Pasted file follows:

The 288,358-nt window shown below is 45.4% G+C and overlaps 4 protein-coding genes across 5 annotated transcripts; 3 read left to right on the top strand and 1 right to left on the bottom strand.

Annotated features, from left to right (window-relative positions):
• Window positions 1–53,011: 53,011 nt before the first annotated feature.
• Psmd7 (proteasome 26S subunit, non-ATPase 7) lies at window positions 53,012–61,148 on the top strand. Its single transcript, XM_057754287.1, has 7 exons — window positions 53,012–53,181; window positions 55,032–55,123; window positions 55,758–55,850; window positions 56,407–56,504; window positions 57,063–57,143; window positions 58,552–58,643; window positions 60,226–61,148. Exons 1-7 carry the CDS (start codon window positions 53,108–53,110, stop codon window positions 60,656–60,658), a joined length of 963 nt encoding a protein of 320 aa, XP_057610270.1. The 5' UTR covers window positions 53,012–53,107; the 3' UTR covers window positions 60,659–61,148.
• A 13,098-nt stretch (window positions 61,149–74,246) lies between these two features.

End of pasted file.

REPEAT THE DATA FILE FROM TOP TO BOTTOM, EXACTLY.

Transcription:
The 288,358-nt window shown below is 45.4% G+C and overlaps 4 protein-coding genes across 5 annotated transcripts; 3 read left to right on the top strand and 1 right to left on the bottom strand.

Annotated features, from left to right (window-relative positions):
• Window positions 1–53,011: 53,011 nt before the first annotated feature.
• Psmd7 (proteasome 26S subunit, non-ATPase 7) lies at window positions 53,012–61,148 on the top strand. Its single transcript, XM_057754287.1, has 7 exons — window positions 53,012–53,181; window positions 55,032–55,123; window positions 55,758–55,850; window positions 56,407–56,504; window positions 57,063–57,143; window positions 58,552–58,643; window positions 60,226–61,148. Exons 1-7 carry the CDS (start codon window positions 53,108–53,110, stop codon window positions 60,656–60,658), a joined length of 963 nt encoding a protein of 320 aa, XP_057610270.1. The 5' UTR covers window positions 53,012–53,107; the 3' UTR covers window positions 60,659–61,148.
• A 13,098-nt stretch (window positions 61,149–74,246) lies between these two features.